2012 Jeep Wrangler Walk Around

The 2012 Wrangler looks like a Jeep, and when that can't be said, it's time to worry. It may be the most recognizable vehicle in the world. Even the Unlimited four-door, whether hard top or soft top looks like a Jeep. Round headlamps, 7-slot grille, wheel flares, removable doors, bolt-on fenders, fold-down windshield. Meanwhile, the Wrangler Unlimited is the only four-door 4×4 convertible on the market.

The soft top slides and folds horizontally on the roof, leaving the occupants further protected by door and window frames, although there's already a rollbar. The hardtop is $735 option; it comes off in 3 pieces, like T-tops and a sunroof over the rear seat. We spent a summer day on Jeep trails in the Northwest in a Wrangler Rubicon with all three parts removed, and it was fabulous. The body-colored hardtop is new to the Rubicon in 2012. The soft top remains the sportiest in appearance. We think the hard top is better for hunters, fishermen or other outdoorsmen, however, because it provides better security for your outdoor gear in shopping center parking lots against thieves and better security for your food in camp against bears. Can't decide or want both? The Dual Top option allows buyers to get both.

Pretty new colors for 2012 are Dozer Yellow (nice blend of Corvette Yellow and Porsche Mustard, and a favorite for pilots in search planes), Deep Molten Red, and Crush Orange (another search party favorite). Our Rubicon was Cosmos Blue, like French Racing Blue, a color that almost brings grace to the ol' Jeep. Standard colors are available for those who want to blend into the environment, whether suburban or bucolic.


The Jeep Wrangler interior was revised and dressed up for 2011. There are no significant changes inside for 2012.

We lived in a hardtop Wrangler for a week and it was all good, comfort-wise. With the top off there was a lot of wind buffeting in the back seat, but aside from that the Wrangler “is more comfortable than my Jetta,” said our passenger, riding shotgun on rocky trails for a day.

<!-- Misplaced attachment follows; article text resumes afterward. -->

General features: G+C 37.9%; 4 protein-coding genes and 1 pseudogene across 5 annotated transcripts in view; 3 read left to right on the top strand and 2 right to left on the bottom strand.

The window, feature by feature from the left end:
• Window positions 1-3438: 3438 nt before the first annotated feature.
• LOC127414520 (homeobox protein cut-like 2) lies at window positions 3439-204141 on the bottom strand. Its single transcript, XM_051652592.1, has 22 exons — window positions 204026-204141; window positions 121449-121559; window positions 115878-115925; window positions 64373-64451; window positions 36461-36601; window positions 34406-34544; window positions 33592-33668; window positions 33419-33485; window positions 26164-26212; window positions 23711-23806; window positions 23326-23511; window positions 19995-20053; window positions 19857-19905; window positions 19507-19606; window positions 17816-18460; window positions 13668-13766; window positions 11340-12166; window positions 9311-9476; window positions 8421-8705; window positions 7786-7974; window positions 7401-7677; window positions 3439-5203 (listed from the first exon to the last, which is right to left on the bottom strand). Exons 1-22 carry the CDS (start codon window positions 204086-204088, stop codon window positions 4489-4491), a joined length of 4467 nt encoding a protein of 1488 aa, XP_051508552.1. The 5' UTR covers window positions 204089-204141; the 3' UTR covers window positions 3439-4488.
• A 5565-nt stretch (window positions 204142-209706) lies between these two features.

We also got seat time in a Wrangler Unlimited Sahara, roomy and comfortable, with leather, still every bit a Jeep. Good rear legroom, easy to climb in and out. The rear 60/40 seat folds or can be removed to create 87 cubic feet of cargo space, comparable to a Toyota 4Runner.

The Pentastar engine block was designed to have accessories bolted to it, to reduce vibration. This clearly pays off with a smooth and silent interior, even at 80 mph in the hardtop Wrangler.

The center console was raised to make a better armrest, although now you have to raise your elbow when using the shift lever. Gears in the 5-speed automatic can be changed manually, with side-to-side movement of the lever.

There's very little storage space behind the rear seat, so four people with four medium backpacks is filled to overflowing. But if it's just you and some stuff, the rear seat can be removed, creating a spacious 61.2 cubic feet of cargo space.

Our Wrangler was equipped with $1035 Media Center option, and if you go offroad or take the top down much, you won't like it. The touch screen is invisible in the sun, and in a bouncing Jeep it's not easy to land your finger where you want it, even trying to tune the radio. A Jeep needs knobs you can grab. And for all the 6.5-inch size of the screen, with some functions only about 40 percent of the screen is used, tiny little radio words, the other 60 percent says JEEP.

The navigation system in the Media Center is fairly simple in its display. It didn't make any errors on the routes we programmed, although finding the button to enter destination was maddening. We suggest you skip the Media Center, be satisfied with six speakers in the standard sound system, and get your own GPS for navigation. It's a Jeep-like choice.

We went trail climbing in Oregon's Tillamook Forest with a Wrangler Rubicon. Look ma, no doors.

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